American Staffordshire Terrier
Other names: Amstaff
The American Staffordshire Terrier, or Amstaff as their fans call them, is a companion dog that is all too often considered dangerous. In reality, they are sociable, friendly and very affectionate. Their character selection limited their aggressiveness and made them softer. Only if they are provoked (e.g. with cruel methods), can aggressiveness reappear. This breed has a bad reputation due to the way people have treated them; there are no bad dogs, only bad owners.
Key facts about the American Staffordshire Terrier
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Origins and history
Unlike most Terriers, the American Staffordshire Terrier was not born in Great Britain, but in the English colonies of North America and Canada, hence their name. Their ancestors are the "Bull-and-Terrier" and the Blue Paul Terrier, an extinct breed that was previously raised in Glasgow, Scotland, before spreading to the colonies.
At the beginning of the 1930s, two breeding movements were formed. The first one tried to create dogs corresponding to a precise standard, with a strong but very balanced temperament: the result was the American Staffordshire Terrier. The second movement, was looking for a fighting dog: a larger, more aggressive breed, with a stronger jaw grip. The result was the American Pit Bull Terrier, now only recognised by the American Kennel Club and not the FCI.
FCI breed nomenclature
Group 3 - Terriers
Section 3 : Bull type Terriers
Physical characteristics of the American Staffordshire Terrier
Female : Between 17 and 18 in
Male : Between 18 and 19 in
Female : Between 55 and 66 lb
Male : Between 55 and 66 lb
Their coat can be single-coloured, multi-coloured or variegated. All colours are accepted, however dominance of white and a liver colour is not encouraged. It should be noted that the blue American Staffordshire Terrier is very popular.
Type of coat
Their coat is short.
Their coat is coarse to touch, shiny, and lies flat and close to the skin.
Their eyes are dark.
The American Staffordshire Terrier is a dog of great power in relation to its size: well-built and muscular, though at the same time agile and graceful. Their head, of medium length, appears large on all sides; the skull is broad. Their ears are set high. Their eyes are round, low and wide apart. Their jaws, especially the lower one, must be strong, to allow for a very good grip. Their muzzle should have a square appearance. The construction of their body is almost square-shaped. Their limbs are perfectly straight. Their tail narrows towards the tip, more or less at hock height.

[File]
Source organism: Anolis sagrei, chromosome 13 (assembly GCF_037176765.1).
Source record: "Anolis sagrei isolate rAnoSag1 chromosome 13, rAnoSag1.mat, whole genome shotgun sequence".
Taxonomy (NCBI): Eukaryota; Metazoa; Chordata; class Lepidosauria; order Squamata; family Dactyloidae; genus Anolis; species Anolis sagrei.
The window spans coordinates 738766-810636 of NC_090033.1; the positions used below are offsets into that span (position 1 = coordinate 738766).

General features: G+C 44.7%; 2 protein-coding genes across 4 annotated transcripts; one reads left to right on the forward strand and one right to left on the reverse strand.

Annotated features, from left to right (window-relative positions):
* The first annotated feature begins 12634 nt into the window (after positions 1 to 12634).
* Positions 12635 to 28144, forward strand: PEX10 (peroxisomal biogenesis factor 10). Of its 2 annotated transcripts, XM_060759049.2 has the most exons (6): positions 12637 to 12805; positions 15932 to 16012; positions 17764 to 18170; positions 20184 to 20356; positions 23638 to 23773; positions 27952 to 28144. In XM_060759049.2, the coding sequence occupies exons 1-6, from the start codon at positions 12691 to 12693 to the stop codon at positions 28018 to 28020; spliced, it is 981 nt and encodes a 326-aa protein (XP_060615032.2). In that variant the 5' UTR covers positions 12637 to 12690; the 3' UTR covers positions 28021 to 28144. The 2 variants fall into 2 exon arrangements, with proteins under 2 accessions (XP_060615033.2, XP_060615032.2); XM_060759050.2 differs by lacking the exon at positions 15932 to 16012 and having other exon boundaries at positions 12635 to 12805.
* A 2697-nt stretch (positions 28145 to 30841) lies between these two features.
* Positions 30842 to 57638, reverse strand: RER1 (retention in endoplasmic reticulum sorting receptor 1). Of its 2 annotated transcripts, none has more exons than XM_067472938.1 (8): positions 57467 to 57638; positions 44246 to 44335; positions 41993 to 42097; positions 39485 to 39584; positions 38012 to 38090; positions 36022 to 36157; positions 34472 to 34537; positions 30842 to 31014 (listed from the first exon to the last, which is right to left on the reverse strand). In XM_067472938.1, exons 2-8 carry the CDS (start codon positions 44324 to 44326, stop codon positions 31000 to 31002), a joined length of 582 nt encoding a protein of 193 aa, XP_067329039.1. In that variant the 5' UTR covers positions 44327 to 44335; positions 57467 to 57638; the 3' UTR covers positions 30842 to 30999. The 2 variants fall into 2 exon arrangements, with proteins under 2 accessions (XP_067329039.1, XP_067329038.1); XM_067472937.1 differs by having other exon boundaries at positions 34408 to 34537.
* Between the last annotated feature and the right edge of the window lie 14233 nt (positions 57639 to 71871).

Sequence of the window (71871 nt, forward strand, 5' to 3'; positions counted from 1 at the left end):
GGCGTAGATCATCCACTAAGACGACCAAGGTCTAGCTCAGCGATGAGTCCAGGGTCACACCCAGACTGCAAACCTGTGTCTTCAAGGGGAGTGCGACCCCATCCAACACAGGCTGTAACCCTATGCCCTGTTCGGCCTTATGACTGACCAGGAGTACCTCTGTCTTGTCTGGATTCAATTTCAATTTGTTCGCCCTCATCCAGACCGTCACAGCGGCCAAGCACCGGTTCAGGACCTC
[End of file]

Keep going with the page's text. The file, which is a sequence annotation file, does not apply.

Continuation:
Good to know
The American Staffordshire Terrier is part of the second category of ‘dangerous’ dogs, following the law of the 6th of January 1999.
It is thus necessary for the owner to apply for a detention permit from the town hall, which will only be issued following their participation in an aptitude training course and the results of the dog's behavioural assessment.
The aptitude training is completed with an authorised canine educator.
Their behavioural assessment should be completed between the age of 8 and 12 months with an authorised veterinarian.
The dog must be kept on a leash and wear a muzzle in public places.
The dog's possession permit and vaccination record may be requested at any time by a public service employee.
In addition, be careful not to confuse the Staffordshire Bull Terrier (known as the Staffie) and the American Staffordshire Terrier, which are two very distinct breeds, be it by their physical characteristics or their temperaments.
Being very loyal and devoted to their owner, the Amstaff is a loving dog that, despite their stubborn reputation, is a great choice of companion for the whole family.
Full of energy, lively and playful, this dog loves spending time around people to play and be active. Playful activities are extremely useful to help train the dog, channel their energy and strengthen their interspecific relationship.
Providing all their needs are met and if, and only if, they have been well trained, the American Staffordshire Terrier can be calm at home.
If the training methods used are consistent, caring and positive, the Amstaff can be very skilful and receptive. Agile, courageous and intelligent, they are predisposed to many activities.
Their heritage as a Terrier gives them a propensity for hunting, but it is not an activity in which they excel.
Fearful / wary of strangers
Despite their bag reputation, they are rather welcoming, even with strangers. However, should they not be well adapted to social situations or the people who approach them do not have good intentions, they can be challenging.
Although they are very loyal to their owner, the American Stafford is an independent dog that knows how to be alone, even if they prefer not to be.
Behaviour of the American Staffordshire Terrier
Providing their need for exercise is met and they were progressively exposed to the absence of their owner as a puppy, American Staffordshire Terriers respond well to periods away from their owner.
Easy to train / obedience
Although they are easy to live with on a daily basis, their Terrier heritage makes them naturally stubborn and tenacious, which can sometimes hinder their training.
Moreover, the sensitivity they inherit from their Bulldog cousins requires a training that is patient and gentle, though at the same time firm.
Their education must start early to establish authority and prevent the American Staffordshire Terrier puppy from developing bad habits. If the methods used are consistent and intelligent, this dog, contrary to what is believed, can be very docile.